Angina persistence or recurrence after PCI can affect between 20 to 40% of patients in the short and mid-term. This might be true despite PCI optimization using FFR, intravascular ultrasound and the latest generation stents. This problem is associated with high healthcare cost, which can double in patients with recurrent or persistent angina compared against asymptomatic patients. Guidelines are unclear as to what to do; there are several gaps when it comes to their underlying physiopathological mechanisms, which makes these patients a real pain in the neck for clinical cardiologists and interventionists.
In the ORBITA trial, PCI benefits compared against a sham procedure resulted unclear. One of the potential mechanisms identified by the authors was microvascular angina, though this study has been criticized for having several methodological limitations.
Stent thrombosis and restenosis are infrequent cause of post PCI recurrent angina. In fact, in the contemporary daily practice, stent thrombosis rate is <1% during the first year and between 0.2 and 0.4% per year later on. Clinically relevant restenosis only explains 5% of patients at one-year follow-up.
Incomplete revascularization can occur in up to 30% of patients, though incomplete revascularization definitions are quite heterogeneous.
Other potential causes of angina include diffuse atherosclerosis with no focal stenosis leading to persistent drop in blood pressure across the coronary tree.
Microvascular dysfunction might be another cause of post PCI angina. Indeed, stent implantation might cause or worsen this problem. This mechanism can be responsible in up to half the patients that still present symptoms, though it requires further prospective studies, as all other probable causes.
Chronic microcirculation adaptation to distal pressure reduction due to stenosis or epicardial occlusion could negatively affect its capacity to adapt to maximal dilation after flow and normal perfusion pressure restauration. Whatsmore, the capacity of microcirculation to recuperate normal vasomotor tone might vary in each patient.
PCI might also contribute to microvascular malfunction because of detritus microembolization that can occlude small arteries and/or capillaries. In addition, DES might cause vasoconstriction in the adjacent area, both in macro and microcirculation due to drug and polymer release.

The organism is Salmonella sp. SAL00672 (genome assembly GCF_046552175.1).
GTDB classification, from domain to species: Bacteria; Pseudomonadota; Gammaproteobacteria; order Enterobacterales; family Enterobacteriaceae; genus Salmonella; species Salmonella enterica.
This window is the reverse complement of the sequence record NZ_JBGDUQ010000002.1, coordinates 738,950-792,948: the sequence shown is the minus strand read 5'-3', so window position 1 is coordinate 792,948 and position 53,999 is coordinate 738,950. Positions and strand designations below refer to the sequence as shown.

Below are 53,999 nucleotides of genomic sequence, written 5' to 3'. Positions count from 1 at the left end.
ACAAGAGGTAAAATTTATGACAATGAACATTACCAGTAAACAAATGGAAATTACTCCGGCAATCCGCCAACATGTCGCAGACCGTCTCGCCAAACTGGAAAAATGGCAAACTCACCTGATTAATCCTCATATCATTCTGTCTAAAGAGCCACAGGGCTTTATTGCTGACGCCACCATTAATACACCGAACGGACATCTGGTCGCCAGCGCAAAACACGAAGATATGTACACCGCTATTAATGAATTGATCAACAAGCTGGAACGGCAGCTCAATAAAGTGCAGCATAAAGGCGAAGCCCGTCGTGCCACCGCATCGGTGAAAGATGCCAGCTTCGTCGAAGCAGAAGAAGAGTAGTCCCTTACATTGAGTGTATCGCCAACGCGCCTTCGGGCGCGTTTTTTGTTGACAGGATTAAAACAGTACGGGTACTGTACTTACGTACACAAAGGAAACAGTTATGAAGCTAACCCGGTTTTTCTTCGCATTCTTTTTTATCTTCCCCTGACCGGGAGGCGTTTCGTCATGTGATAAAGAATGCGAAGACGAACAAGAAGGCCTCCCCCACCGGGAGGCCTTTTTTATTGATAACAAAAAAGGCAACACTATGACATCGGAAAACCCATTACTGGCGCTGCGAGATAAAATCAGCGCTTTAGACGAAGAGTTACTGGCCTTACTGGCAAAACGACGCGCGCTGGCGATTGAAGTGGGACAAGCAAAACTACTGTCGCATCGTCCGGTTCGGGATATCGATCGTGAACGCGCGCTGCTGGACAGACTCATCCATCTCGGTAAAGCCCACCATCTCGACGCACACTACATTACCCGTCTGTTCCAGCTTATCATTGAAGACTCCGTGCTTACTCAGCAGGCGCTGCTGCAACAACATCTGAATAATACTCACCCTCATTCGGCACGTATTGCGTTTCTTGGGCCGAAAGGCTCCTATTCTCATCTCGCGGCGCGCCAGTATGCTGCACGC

Endothelial dysfunction might be prior, and it could actually be unmasked when sorting out the epicardial obstruction by PCI. Especially this kind of microcirculation dysfunction is implied in cardiac failure with conserved ejection fraction.
Last but not least, microcirculation regulates myocardial flow and therefore shear stress in the large epicardial vessels that might lead to vessel remodeling and plaque formation.
ESC guidelines for patients with stable coronary heart disease recommend a stress test at follow-up in patients with persistent or recurrent angina post PCI, preferably combined with imaging (class I, evidence level C). This way, a stress test in most cases represents the first diagnostic test for patients with post PCI angina.
Invasive studies in these patients are reserved for those with >10% myocardial ischemia (class I, evidence level C). However, we should burn stages and directly resort to a coronary angiogram in case of high-risk PCI (Class IIb, evidence level C).
A few subtle data that might help in a differential diagnosis is that vasospastic angina usually happens at rest, often at night and with conserved tolerance to exercise. On the other hand, microvascular angina produces prolonged pain that does not respond immediately to nitrites.
Original Title: Mechanisms and diagnostic evaluation of persistent or recurrent angina following percutaneous coronary revascularization. On behalf of the Coronary Vasomotion Disorders International Study Group (COVADIS)
Reference: Filippo Crea et al. European Heart Journal (2019) 0, 1–10. Article in press.
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